Behavioral and Emotional Problems in Children May Predict Celiac Disease

behavioral problems celiac diseaseDo children with behavioral issues have a higher likelihood of developing celiac disease?

  • Lewis First, MD, MS, Editor in Chief, Pediatrics 1

Celiac disease is associated with behavioral and emotional disorders in children, but in most studies the psychopathology is detected in the setting of already knowing a child has celiac disease.

What about before the diagnosis of celiac disease is made?

Do children with behavioral issues have a higher likelihood of developing celiac disease compared to children who do not have this gastrointestinal autoimmune disorder?

  • Rama J. Wahab, Sytske A. Beth, Ivonne P.M. Derks, Pauline W. Jansen, Henriëtte A. Moll, Jessica C. Kiefte-de Jong 2

Researchers studied this question and share the results of their population-based cohort study of over 3,700 children who were tested for celiac disease at a median age of 6 years but were asked about behavior or emotional problems prior to having that diagnosis made.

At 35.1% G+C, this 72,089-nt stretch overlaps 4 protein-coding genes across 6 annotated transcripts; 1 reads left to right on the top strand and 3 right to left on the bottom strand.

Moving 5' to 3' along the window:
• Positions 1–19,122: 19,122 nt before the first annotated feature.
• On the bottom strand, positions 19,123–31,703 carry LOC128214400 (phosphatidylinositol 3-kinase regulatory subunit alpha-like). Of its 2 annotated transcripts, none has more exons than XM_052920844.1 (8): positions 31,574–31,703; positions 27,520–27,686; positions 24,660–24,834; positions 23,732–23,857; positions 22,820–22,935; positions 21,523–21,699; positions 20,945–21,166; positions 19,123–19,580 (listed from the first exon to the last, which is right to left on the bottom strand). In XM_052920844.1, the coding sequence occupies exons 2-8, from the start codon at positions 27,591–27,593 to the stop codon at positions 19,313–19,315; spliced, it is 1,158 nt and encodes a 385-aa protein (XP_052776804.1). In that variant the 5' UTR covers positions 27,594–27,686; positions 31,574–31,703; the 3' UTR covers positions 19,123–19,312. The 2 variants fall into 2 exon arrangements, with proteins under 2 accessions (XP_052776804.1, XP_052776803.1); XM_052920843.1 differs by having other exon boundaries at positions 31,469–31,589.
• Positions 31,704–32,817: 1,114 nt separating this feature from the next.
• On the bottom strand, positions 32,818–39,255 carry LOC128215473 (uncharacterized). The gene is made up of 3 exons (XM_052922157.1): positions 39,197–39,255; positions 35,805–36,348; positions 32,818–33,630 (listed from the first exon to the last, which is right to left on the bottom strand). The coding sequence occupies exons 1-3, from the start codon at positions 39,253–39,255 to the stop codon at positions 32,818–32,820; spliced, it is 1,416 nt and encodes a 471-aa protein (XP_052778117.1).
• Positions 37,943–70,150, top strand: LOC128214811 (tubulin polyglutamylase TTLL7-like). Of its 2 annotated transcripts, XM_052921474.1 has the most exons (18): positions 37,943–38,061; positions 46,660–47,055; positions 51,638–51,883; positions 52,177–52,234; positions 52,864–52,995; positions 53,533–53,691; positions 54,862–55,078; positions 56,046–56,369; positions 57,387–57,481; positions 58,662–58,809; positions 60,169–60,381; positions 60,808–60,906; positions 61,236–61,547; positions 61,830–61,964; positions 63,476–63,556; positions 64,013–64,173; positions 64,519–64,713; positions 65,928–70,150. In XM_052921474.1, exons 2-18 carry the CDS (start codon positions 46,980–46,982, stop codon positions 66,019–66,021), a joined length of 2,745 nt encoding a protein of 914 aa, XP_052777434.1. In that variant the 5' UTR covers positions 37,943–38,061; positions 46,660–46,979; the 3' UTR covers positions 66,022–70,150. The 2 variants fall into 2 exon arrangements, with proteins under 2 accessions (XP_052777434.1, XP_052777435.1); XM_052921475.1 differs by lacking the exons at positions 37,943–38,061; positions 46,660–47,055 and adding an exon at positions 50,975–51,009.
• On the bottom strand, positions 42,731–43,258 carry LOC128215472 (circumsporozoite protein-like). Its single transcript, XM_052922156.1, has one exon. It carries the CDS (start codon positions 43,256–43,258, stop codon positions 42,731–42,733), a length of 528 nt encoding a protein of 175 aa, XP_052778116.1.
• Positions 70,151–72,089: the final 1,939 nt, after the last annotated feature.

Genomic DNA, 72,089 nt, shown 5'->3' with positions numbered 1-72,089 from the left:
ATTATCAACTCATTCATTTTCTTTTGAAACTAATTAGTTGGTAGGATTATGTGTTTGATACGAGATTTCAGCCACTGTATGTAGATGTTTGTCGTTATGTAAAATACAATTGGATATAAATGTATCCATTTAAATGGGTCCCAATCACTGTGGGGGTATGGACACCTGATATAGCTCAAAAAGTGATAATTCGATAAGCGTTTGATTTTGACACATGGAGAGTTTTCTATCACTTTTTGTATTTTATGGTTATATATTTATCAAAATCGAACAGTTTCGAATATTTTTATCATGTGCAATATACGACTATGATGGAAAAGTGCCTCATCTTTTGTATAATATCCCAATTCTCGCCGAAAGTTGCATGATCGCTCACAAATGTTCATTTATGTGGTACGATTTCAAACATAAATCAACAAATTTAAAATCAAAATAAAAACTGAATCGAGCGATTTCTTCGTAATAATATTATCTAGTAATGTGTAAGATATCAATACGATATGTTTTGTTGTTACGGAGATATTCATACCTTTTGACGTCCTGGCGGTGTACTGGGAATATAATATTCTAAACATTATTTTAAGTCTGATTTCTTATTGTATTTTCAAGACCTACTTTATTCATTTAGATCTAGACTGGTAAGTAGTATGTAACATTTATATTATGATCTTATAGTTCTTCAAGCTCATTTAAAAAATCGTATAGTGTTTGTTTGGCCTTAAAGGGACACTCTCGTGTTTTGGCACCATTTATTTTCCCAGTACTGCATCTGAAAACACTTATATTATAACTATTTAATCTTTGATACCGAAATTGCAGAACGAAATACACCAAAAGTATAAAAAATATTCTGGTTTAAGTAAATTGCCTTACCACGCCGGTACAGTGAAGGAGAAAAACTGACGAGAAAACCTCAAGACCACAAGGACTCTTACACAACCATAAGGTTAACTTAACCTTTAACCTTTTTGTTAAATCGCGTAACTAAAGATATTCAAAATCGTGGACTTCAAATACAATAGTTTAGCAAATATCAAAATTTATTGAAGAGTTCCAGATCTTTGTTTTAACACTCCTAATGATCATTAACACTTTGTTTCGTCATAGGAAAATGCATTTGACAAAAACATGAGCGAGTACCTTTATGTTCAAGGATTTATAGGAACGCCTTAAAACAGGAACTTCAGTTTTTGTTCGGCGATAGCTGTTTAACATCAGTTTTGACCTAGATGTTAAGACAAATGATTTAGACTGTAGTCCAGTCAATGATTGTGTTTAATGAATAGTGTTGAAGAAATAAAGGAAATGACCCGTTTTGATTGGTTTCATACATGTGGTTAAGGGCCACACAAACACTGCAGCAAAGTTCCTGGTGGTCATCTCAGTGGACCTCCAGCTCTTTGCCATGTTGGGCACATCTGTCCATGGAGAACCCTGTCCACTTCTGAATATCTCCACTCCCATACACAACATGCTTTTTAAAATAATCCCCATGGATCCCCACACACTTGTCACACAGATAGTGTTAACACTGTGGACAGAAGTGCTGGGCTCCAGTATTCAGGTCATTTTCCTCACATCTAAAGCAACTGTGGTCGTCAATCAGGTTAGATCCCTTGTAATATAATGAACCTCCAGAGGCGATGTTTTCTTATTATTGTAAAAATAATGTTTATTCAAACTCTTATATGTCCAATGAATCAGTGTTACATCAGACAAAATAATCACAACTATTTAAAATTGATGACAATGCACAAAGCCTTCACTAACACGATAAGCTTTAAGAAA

Results indicate that celiac disease autoimmunity was more likely to be found in children who had anxiety problems or oppositional defiant problems, and these children did not necessarily have gastrointestinal symptoms.

So what do the findings in this study mean? Should we be screening all children with behavioral disorders like anxiety for celiac disease in the absence of other gastrointestinal signs or symptoms?

To make sense of the findings in this study we asked Drs. Smith, Kurppa, and Agardh 3 , who have also been studying this association, to weigh in with a commentary.

The authors note the similarities and differences of the Wahab et al. study and their own study also published in our journal.

Despite some methodologic differences, we now have two studies that tie together emotional and behavioral problems with celiac disease, and yet as the commentary points out, while we need to keep celiac disease in mind when thinking about children with behavioral disorders, more studies are needed, such as whether improvement occurs with appropriate gluten-free diet, before we start screening more aggressively for celiac disease in patients who have no other symptoms.

Digest the information in both the study and commentary, and at least keep celiac disease on your differential diagnosis list the next time one of your patients comes in with increased anxiety or an oppositional behavior problem.